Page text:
These chemicals cause a range of allergic signs and symptoms. Histamine is partly responsible for most allergic responses, including dripping nose, itchy eyes, dry throat, rashes and hives, nausea, diarrhea, labored breathing and even anaphylactic shock.

The great majority of food allergies are triggered by certain proteins in:

  • Eggs
  • Peanuts
  • Fish
  • Shellfish, such as shrimp, lobster and crab
  • Tree nuts, such as walnuts and pecans

In children, food allergies are also commonly triggered by proteins in these foods:

  • Cow’s milk
  • Wheat
  • Soybeans

Chocolate, long thought by some parents to be a culprit among children, seldom is a cause of food allergy.

Food intolerance and other conditions: Not food allergies
Other reactions to food don’t involve your immune system or the release of histamine. These reactions aren’t true food allergies. Instead, they may be a food intolerance. Because a food intolerance may involve some of the same signs and symptoms as a food allergy does — such as nausea, vomiting, cramping and diarrhea — people often confuse the two.

If you have a food intolerance, you may be able to eat small amounts of problem foods without a reaction. By contrast, if you have a true food allergy, even a tiny amount of food may trigger an allergic reaction.

One of the tricky aspects of diagnosing food intolerance is that some people are sensitive not to the food itself but to a substance or ingredient used in the preparation of the food. For example, sulfite preservatives can trigger asthma signs and symptoms in sensitive people.

Common non-allergy related problems include:

  • Absence of an enzyme needed to fully digest a food. You may not have adequate amounts of some enzymes needed to digest certain foods. Insufficient quantities of the enzyme lactase, for example, make it difficult to digest lactose, the main sugar in milk products. Lactose intolerance can cause bloating, cramping, diarrhea and excess gas.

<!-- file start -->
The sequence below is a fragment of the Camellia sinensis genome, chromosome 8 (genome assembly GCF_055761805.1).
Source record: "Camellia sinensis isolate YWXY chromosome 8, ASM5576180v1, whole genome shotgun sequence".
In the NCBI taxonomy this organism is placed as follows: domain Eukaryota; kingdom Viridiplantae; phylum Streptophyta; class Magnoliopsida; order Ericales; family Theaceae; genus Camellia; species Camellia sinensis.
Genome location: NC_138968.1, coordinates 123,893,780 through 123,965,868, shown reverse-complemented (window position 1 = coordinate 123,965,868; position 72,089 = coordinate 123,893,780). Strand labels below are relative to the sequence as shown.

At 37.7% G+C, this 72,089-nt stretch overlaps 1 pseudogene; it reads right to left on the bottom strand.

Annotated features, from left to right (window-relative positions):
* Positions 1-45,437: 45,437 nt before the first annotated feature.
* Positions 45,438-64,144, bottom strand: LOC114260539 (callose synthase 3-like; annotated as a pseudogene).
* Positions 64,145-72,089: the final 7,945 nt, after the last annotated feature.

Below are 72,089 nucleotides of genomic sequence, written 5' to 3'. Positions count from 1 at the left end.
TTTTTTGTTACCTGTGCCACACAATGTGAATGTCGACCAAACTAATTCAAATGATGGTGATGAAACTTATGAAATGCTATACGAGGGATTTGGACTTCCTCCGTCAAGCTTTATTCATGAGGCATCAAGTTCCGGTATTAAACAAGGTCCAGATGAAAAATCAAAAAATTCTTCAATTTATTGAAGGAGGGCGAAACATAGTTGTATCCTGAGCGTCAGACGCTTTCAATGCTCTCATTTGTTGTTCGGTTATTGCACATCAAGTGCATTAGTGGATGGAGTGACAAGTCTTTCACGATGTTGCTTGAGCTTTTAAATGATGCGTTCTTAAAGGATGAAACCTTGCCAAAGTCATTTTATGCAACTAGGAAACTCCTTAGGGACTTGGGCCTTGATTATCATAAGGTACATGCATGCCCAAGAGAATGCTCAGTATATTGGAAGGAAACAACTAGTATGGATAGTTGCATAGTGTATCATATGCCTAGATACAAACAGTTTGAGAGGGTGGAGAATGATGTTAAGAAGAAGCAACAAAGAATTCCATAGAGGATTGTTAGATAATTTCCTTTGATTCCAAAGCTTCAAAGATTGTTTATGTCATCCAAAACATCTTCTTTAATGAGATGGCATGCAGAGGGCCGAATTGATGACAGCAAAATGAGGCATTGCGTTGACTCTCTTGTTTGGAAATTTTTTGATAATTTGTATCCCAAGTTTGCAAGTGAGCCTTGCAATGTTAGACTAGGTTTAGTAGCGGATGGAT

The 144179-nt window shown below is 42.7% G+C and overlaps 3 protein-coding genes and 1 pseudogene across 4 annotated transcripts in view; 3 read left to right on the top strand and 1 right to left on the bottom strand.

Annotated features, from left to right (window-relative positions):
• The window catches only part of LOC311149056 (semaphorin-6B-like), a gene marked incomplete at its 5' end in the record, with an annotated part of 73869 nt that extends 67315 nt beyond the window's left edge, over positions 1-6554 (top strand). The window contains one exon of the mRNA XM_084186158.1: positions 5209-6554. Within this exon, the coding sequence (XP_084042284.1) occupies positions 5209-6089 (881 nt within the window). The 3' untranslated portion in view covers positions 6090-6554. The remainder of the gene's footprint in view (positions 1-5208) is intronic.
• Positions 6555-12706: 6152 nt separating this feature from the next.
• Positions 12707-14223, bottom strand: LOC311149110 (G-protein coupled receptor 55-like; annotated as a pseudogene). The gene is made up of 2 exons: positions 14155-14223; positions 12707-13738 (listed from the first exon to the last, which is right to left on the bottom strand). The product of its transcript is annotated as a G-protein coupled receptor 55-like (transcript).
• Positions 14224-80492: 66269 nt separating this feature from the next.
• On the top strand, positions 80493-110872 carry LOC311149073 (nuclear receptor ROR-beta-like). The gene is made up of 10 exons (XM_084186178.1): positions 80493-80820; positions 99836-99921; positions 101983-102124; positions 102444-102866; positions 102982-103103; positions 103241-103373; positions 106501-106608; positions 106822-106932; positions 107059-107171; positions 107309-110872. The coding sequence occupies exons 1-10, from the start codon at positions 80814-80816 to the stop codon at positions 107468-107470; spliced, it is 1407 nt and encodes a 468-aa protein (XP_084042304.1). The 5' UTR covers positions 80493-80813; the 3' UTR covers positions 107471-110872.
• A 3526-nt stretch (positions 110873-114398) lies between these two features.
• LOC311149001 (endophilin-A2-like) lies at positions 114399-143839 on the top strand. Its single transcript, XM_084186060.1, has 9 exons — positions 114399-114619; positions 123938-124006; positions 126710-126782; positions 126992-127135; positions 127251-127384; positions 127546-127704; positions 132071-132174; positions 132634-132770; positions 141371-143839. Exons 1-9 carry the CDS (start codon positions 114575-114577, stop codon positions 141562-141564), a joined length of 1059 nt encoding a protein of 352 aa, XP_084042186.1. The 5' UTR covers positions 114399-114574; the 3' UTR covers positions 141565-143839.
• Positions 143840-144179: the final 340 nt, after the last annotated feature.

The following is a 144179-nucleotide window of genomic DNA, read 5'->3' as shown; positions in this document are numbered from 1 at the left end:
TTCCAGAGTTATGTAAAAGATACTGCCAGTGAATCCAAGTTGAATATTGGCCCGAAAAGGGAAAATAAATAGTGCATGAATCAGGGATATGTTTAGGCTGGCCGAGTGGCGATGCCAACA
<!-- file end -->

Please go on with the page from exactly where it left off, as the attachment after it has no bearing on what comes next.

• Irritable bowel syndrome. Certain foods may trigger the signs and symptoms of irritable bowel syndrome. You may find that certain foods will cause cramping, constipation or diarrhea. Steer clear of these foods to avoid the symptoms.
  • Food poisoning. Sometimes food poisoning can mimic an allergic reaction. Some types of mushrooms and rhubarb, for example, can be toxic. Bacteria in spoiled tuna and other fish also can make a toxin that triggers adverse reactions.
  • Recurring stress or psychological factors. Sometimes the mere thought of a food may make you sick. The reason is not fully understood.

Risk factors

Certain factors may put you at greater risk of developing a food allergy:

  • Family history. You’re at increased risk of food allergies if other allergies, such as hay fever, asthma, hives or eczema, are common in your family. A child who has one parent with an allergy has about a 50 percent chance of developing an allergy. If both parents suffer from allergies, the child has about a 70 percent chance of developing an allergy.
  • Age. Food allergies are most common in children, especially toddlers and infants. As you grow older, your digestive system matures and your body is less likely to absorb food or food components that trigger allergies. Fortunately, children typically outgrow allergies to milk, soy, wheat and eggs. Severe allergies and allergies to nuts and shellfish are more likely to be lifelong.

When to seek medical advice

See a doctor or allergist if you experience food allergy symptoms shortly after eating. If possible, see your doctor when the allergic reaction is occurring. This will aid in making a diagnosis.

Seek emergency treatment if you develop any signs or symptoms of anaphylaxis, such as:

  • Constriction of airways that makes it difficult to breathe
  • Shock, with a severe drop in blood pressure
  • Rapid pulse
  • Dizziness or lightheadedness

Screening and diagnosis

The following may help determine if you have a true food allergy, rather than a food intolerance, food poisoning or some other gastrointestinal condition.

  • Description of your symptoms. Be prepared to tell your doctor a history of your symptoms — which foods, and how much, seem to cause problems — and whether you have a family history of food or other allergies.
  • Food diary. Your doctor may ask you to keep a food diary of your eating habits, symptoms and medications to pinpoint the problem.